The vegetable garden at the Boonville Hotel is a unique and evolving project. For me personally, the Hotel garden is a wonderful meeting of worlds, combining my backgrounds in landscape gardening and row crop farming. It is great to deliver the produce on foot. I turn and cultivate all the beds by hand, and am able to monitor the plants closely. The past two seasons have been a learning curve, and I feel I am beginning to understand the unique microclimates of Anderson Valley.
It has been interesting to have the specific focus of working directly with a kitchen, choosing varietals they prefer, and keeping them posted on what to expect in the coming week. It is satisfying to see the garden’s bounty on the menu, and the more familiar I become with the menus and Table 128’s style, the better choices I feel I am able to make about what to plant.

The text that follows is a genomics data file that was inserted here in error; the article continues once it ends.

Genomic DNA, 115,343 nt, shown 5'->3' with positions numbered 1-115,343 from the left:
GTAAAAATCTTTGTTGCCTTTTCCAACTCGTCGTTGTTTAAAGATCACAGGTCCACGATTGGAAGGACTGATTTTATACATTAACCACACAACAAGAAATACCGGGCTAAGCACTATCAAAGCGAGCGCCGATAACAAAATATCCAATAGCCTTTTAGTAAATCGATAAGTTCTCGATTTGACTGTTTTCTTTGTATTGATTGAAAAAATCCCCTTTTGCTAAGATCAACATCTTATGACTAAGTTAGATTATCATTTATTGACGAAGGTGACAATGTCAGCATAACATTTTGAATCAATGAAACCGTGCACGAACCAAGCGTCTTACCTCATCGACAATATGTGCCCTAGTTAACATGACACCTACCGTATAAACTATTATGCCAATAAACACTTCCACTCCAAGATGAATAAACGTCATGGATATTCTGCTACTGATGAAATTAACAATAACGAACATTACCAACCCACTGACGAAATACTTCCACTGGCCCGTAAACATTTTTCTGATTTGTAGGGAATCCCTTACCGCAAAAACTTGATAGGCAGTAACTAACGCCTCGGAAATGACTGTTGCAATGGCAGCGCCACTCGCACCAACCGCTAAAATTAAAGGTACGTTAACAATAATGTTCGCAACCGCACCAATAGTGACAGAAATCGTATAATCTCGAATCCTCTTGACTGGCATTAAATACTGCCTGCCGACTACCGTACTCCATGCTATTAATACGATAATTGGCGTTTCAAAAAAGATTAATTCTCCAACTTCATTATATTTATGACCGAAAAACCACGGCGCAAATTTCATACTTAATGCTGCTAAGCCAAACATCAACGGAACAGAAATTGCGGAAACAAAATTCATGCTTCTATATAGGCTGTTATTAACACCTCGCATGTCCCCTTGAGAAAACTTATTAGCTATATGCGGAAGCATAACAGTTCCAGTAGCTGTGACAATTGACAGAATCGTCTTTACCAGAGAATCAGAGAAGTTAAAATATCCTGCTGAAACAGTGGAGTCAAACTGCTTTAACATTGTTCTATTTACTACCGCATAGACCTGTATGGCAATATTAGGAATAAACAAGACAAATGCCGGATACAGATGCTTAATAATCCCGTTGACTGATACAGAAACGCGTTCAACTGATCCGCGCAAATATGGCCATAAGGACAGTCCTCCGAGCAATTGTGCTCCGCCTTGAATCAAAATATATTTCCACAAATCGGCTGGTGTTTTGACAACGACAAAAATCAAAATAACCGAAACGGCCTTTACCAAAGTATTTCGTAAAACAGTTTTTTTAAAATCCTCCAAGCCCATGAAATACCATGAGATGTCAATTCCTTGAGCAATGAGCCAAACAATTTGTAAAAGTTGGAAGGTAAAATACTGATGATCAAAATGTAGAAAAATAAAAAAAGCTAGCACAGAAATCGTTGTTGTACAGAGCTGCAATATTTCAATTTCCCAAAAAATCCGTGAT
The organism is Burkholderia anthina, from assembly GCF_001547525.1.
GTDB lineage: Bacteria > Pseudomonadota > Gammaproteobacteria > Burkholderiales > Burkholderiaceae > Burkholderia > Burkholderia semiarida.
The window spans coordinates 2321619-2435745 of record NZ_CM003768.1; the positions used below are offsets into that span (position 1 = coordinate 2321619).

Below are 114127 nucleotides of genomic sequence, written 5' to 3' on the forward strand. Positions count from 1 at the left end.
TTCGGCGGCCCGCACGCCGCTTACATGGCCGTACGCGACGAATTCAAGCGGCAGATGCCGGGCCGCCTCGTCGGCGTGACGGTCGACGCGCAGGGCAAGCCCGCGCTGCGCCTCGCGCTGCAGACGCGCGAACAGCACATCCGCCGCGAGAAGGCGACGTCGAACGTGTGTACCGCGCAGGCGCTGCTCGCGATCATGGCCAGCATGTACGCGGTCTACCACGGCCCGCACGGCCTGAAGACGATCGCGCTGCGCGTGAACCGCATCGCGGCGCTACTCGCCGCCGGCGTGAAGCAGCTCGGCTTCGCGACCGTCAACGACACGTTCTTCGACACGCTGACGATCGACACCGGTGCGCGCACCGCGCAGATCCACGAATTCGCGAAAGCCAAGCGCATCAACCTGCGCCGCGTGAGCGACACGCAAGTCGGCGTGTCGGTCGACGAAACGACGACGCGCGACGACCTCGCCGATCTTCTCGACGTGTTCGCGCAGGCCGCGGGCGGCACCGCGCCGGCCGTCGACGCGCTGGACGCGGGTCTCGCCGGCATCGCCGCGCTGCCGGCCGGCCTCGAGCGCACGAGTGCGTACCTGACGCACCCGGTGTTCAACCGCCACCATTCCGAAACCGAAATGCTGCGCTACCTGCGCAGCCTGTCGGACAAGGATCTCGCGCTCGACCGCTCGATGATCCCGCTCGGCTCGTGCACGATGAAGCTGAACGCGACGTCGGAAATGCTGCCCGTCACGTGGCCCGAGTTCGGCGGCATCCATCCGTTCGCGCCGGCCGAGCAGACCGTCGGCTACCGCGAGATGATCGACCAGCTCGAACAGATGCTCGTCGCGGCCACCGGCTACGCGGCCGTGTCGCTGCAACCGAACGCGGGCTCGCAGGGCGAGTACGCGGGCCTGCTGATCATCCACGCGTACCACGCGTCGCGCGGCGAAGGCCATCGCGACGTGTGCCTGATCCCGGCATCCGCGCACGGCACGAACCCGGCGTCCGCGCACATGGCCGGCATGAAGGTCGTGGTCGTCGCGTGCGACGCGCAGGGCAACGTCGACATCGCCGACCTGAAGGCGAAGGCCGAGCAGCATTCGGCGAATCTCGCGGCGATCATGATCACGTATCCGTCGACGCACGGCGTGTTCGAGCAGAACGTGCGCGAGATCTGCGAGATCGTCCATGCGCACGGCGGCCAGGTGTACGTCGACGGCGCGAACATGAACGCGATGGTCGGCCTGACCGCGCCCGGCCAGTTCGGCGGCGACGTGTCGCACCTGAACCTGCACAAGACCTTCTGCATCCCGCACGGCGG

Certainly a garden this size is not able to provide for all of the restaurant’s produce needs. My challenge is to try to maintain variety while using the bed space efficiently. Fresh greens and herbs are irreplaceable and I can’t grow enough arugula, Italian parsley, or thyme. While I love a new potato right out of the ground, I would have to plant the whole garden in spuds to accommodate the needs of the kitchen. Subsistence farming it is not, but to produce a percentage of the food needs for a restaurant on site is a success.